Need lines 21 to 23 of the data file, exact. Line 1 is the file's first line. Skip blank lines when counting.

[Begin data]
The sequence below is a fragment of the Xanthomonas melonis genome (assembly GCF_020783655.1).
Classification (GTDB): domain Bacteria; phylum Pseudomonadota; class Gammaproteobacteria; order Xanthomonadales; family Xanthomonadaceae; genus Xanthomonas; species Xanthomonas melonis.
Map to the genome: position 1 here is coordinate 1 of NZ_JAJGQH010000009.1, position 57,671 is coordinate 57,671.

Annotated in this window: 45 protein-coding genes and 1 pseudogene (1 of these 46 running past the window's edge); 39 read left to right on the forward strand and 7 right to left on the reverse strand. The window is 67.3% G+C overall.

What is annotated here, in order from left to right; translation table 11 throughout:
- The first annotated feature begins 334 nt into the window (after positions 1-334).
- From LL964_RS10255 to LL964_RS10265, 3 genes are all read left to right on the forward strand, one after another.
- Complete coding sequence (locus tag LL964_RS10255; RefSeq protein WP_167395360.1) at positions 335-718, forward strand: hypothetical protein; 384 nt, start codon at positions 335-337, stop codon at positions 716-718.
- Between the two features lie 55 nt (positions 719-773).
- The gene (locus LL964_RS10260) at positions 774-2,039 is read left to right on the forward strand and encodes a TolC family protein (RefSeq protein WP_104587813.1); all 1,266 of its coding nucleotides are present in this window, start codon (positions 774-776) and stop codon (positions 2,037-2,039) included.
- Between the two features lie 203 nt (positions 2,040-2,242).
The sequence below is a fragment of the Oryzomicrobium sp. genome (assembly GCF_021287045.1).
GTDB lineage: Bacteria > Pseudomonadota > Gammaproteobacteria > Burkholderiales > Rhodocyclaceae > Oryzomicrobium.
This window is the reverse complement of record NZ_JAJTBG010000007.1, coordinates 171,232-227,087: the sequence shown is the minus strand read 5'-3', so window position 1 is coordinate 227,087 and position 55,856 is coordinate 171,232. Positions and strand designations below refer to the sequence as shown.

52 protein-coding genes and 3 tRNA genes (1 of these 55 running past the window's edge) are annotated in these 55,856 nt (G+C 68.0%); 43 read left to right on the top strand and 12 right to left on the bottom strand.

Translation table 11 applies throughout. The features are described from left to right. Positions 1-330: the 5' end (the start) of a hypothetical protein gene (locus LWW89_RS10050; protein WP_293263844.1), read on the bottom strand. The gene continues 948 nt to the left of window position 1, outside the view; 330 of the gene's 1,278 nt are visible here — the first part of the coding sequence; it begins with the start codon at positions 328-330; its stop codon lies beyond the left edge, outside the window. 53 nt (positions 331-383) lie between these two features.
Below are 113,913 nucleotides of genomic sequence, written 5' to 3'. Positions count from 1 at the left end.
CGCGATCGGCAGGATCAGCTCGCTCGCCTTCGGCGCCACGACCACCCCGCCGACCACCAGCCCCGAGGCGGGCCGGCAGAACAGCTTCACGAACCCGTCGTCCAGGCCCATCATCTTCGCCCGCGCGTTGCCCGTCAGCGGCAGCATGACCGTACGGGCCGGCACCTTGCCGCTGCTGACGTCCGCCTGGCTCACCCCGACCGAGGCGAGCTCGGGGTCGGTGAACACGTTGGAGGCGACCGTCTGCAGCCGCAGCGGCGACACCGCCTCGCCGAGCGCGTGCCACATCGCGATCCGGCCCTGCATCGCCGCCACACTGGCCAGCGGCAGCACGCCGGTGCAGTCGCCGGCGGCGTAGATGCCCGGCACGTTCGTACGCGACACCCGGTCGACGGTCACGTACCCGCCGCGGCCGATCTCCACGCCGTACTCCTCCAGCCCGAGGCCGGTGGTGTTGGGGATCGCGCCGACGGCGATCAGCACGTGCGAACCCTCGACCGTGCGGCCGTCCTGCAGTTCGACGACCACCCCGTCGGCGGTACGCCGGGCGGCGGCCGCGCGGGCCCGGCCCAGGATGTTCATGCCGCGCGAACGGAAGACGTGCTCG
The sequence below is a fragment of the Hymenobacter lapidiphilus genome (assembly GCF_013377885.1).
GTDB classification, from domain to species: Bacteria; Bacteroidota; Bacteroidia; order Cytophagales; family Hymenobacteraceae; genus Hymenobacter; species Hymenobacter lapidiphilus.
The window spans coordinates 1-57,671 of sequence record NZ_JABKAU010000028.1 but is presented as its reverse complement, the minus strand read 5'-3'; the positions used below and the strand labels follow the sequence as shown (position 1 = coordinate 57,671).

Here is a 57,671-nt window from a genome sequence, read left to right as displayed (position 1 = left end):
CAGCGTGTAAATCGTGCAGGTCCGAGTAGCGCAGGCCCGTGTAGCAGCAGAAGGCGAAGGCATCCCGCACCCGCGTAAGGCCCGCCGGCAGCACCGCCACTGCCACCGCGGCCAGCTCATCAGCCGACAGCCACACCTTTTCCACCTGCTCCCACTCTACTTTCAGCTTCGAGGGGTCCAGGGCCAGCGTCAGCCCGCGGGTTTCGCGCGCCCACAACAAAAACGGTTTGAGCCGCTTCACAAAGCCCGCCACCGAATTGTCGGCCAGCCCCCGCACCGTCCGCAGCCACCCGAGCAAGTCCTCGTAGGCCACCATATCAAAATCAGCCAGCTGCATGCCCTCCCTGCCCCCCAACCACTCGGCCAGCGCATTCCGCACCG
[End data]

The window spans coordinates 1-57,671 of sequence record NZ_JABKAU010000028.1 but is presented as its reverse complement, the minus strand read 5'-3'; the positions used below and the strand labels follow the sequence as shown (position 1 = coordinate 57,671).

Here is a 57,671-nt window from a genome sequence, read left to right as displayed (position 1 = left end):
CAGCGTGTAAATCGTGCAGGTCCGAGTAGCGCAGGCCCGTGTAGCAGCAGAAGGCGAAGGCATCCCGCACCCGCGTAAGGCCCGCCGGCAGCACCGCCACTGCCACCGCGGCCAGCTCATCAGCCGACAGCCACACCTTTTCCACCTGCTCCCACTCTACTTTCAGCTTCGAGGGGTCCAGGGCCAGCGTCAGCCCGCGGGTTTCGCGCGCCCACAACAAAAACGGTTTGAGCCGCTTCACAAAGCCCGCCACCGAATTGTCGGCCAGCCCCCGCACCGTCCGCAGCCACCCGAGCAAGTCCTCGTAGGCCACCATATCAAAATCAGCCAGCTGCATGCCCTCCCTGCCCCCCAACCACTCGGCCAGCGCATTCCGCACCG